Previous studies report conflicting results on whether loss of the medial meniscus compromises knee stability after reconstruction of the anterior cruciate ligament (ACL). The purpose of this study was to determine whether the degree of medial meniscus deficiency affects the stability of the ACL-reconstructed knee. Six cadaveric knees were arthroscopically reconstructed with bone-patellar tendon-bone autografts using an anatomic "footprint" technique. Knees tested were ACL-deficient and after reconstruction under three different meniscal states: with partial medial meniscectomy, subtotal meniscectomy, and meniscal root transection. Biomechanical testing was performed at 30 and 60 degrees of flexion under two loading conditions: (1) 134-N anterior tibial load termed anterior tibial translation (ATT) and (2) 10-Nm valgus load combined with 5 Nm of internal tibial torque termed provocative pivot maneuver (PPM). Knee kinematics was measured using a custom activity simulator, motion analysis system, and three-dimensional CT reconstructions. During both ATT and PPM loading, ACL deficiency resulted in a significant increase in anterior translation compared with knees with an intact ACL or those that had undergone ACL reconstruction (p < 0.05). Neither the addition of a partial nor subtotal medial meniscectomy led to increased instability. Only after medial meniscal root transection was increased instability of the ACL-deficient knee detected compared with intact, partial, or subtotal meniscectomy states (p < 0.01). In all states of meniscal deficiency, ACL reconstruction restored internal tibial rotation and anterior translation at 30 degrees to that of the intact knee (p > 0.05). Anatomic single bundle ACL reconstruction was able to restore knee stability in all conditions of medial meniscal deficiency. Thieme Medical Publishers 333 Seventh Avenue, New York, NY 10001, USA.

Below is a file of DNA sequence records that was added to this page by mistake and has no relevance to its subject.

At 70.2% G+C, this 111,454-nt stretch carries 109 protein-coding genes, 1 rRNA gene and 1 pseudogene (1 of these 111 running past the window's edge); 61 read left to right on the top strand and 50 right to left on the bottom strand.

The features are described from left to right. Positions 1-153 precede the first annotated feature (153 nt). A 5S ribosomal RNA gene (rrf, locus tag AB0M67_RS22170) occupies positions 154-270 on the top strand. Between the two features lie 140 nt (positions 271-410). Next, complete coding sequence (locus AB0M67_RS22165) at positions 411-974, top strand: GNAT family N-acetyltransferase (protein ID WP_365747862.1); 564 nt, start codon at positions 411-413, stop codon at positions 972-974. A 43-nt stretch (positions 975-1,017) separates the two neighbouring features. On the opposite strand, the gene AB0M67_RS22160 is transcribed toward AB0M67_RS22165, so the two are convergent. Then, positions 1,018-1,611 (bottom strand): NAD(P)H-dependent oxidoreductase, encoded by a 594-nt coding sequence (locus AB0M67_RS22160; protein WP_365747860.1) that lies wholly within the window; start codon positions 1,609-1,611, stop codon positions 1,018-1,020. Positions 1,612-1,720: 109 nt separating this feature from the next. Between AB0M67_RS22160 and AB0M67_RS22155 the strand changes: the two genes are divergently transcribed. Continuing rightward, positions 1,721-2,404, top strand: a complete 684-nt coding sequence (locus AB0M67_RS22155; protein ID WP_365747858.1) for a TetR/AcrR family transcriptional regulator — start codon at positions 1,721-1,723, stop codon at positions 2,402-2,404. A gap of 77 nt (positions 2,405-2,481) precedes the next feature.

ASJC Scopus subject areas
- Orthopedics and Sports Medicine